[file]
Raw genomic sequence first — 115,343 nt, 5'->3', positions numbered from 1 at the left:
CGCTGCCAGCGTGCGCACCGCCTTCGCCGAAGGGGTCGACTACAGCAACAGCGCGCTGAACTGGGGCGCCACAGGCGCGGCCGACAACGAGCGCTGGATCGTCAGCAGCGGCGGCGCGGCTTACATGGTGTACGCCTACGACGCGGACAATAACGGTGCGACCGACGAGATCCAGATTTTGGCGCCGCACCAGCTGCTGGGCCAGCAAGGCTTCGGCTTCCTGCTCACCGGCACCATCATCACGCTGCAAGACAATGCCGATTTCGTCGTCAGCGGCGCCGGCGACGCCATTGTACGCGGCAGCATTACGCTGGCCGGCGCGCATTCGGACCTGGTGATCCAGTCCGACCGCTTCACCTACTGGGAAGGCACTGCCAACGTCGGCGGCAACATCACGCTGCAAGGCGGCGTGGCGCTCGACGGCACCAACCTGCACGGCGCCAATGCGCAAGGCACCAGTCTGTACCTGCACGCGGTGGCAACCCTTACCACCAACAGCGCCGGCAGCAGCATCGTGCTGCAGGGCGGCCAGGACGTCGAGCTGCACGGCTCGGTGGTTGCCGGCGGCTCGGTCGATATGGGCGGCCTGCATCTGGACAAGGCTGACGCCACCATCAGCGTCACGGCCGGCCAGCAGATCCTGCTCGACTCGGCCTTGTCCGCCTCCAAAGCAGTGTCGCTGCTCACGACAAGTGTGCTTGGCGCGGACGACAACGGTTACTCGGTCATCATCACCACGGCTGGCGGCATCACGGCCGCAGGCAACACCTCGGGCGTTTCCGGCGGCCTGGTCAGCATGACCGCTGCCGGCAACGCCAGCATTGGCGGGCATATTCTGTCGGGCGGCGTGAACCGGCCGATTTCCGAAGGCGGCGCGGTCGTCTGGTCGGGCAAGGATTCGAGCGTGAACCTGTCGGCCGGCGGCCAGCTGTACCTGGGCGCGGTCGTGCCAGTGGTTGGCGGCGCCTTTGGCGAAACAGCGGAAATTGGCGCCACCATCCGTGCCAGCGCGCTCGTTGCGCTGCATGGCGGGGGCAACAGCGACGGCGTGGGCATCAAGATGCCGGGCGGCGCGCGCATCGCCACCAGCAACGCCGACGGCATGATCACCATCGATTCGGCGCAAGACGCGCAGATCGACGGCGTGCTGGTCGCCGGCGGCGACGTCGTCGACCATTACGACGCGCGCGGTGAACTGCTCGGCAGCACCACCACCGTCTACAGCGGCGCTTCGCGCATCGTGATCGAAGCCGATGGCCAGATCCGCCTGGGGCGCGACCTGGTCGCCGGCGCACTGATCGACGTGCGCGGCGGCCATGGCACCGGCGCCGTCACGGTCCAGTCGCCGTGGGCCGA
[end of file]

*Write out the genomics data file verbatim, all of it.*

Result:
Raw genomic sequence first — 115,343 nt, 5'->3', positions numbered from 1 at the left:
CGCTGCCAGCGTGCGCACCGCCTTCGCCGAAGGGGTCGACTACAGCAACAGCGCGCTGAACTGGGGCGCCACAGGCGCGGCCGACAACGAGCGCTGGATCGTCAGCAGCGGCGGCGCGGCTTACATGGTGTACGCCTACGACGCGGACAATAACGGTGCGACCGACGAGATCCAGATTTTGGCGCCGCACCAGCTGCTGGGCCAGCAAGGCTTCGGCTTCCTGCTCACCGGCACCATCATCACGCTGCAAGACAATGCCGATTTCGTCGTCAGCGGCGCCGGCGACGCCATTGTACGCGGCAGCATTACGCTGGCCGGCGCGCATTCGGACCTGGTGATCCAGTCCGACCGCTTCACCTACTGGGAAGGCACTGCCAACGTCGGCGGCAACATCACGCTGCAAGGCGGCGTGGCGCTCGACGGCACCAACCTGCACGGCGCCAATGCGCAAGGCACCAGTCTGTACCTGCACGCGGTGGCAACCCTTACCACCAACAGCGCCGGCAGCAGCATCGTGCTGCAGGGCGGCCAGGACGTCGAGCTGCACGGCTCGGTGGTTGCCGGCGGCTCGGTCGATATGGGCGGCCTGCATCTGGACAAGGCTGACGCCACCATCAGCGTCACGGCCGGCCAGCAGATCCTGCTCGACTCGGCCTTGTCCGCCTCCAAAGCAGTGTCGCTGCTCACGACAAGTGTGCTTGGCGCGGACGACAACGGTTACTCGGTCATCATCACCACGGCTGGCGGCATCACGGCCGCAGGCAACACCTCGGGCGTTTCCGGCGGCCTGGTCAGCATGACCGCTGCCGGCAACGCCAGCATTGGCGGGCATATTCTGTCGGGCGGCGTGAACCGGCCGATTTCCGAAGGCGGCGCGGTCGTCTGGTCGGGCAAGGATTCGAGCGTGAACCTGTCGGCCGGCGGCCAGCTGTACCTGGGCGCGGTCGTGCCAGTGGTTGGCGGCGCCTTTGGCGAAACAGCGGAAATTGGCGCCACCATCCGTGCCAGCGCGCTCGTTGCGCTGCATGGCGGGGGCAACAGCGACGGCGTGGGCATCAAGATGCCGGGCGGCGCGCGCATCGCCACCAGCAACGCCGACGGCATGATCACCATCGATTCGGCGCAAGACGCGCAGATCGACGGCGTGCTGGTCGCCGGCGGCGACGTCGTCGACCATTACGACGCGCGCGGTGAACTGCTCGGCAGCACCACCACCGTCTACAGCGGCGCTTCGCGCATCGTGATCGAAGCCGATGGCCAGATCCGCCTGGGGCGCGACCTGGTCGCCGGCGCACTGATCGACGTGCGCGGCGGCCATGGCACCGGCGCCGTCACGGTCCAGTCGCCGTGGGCCGA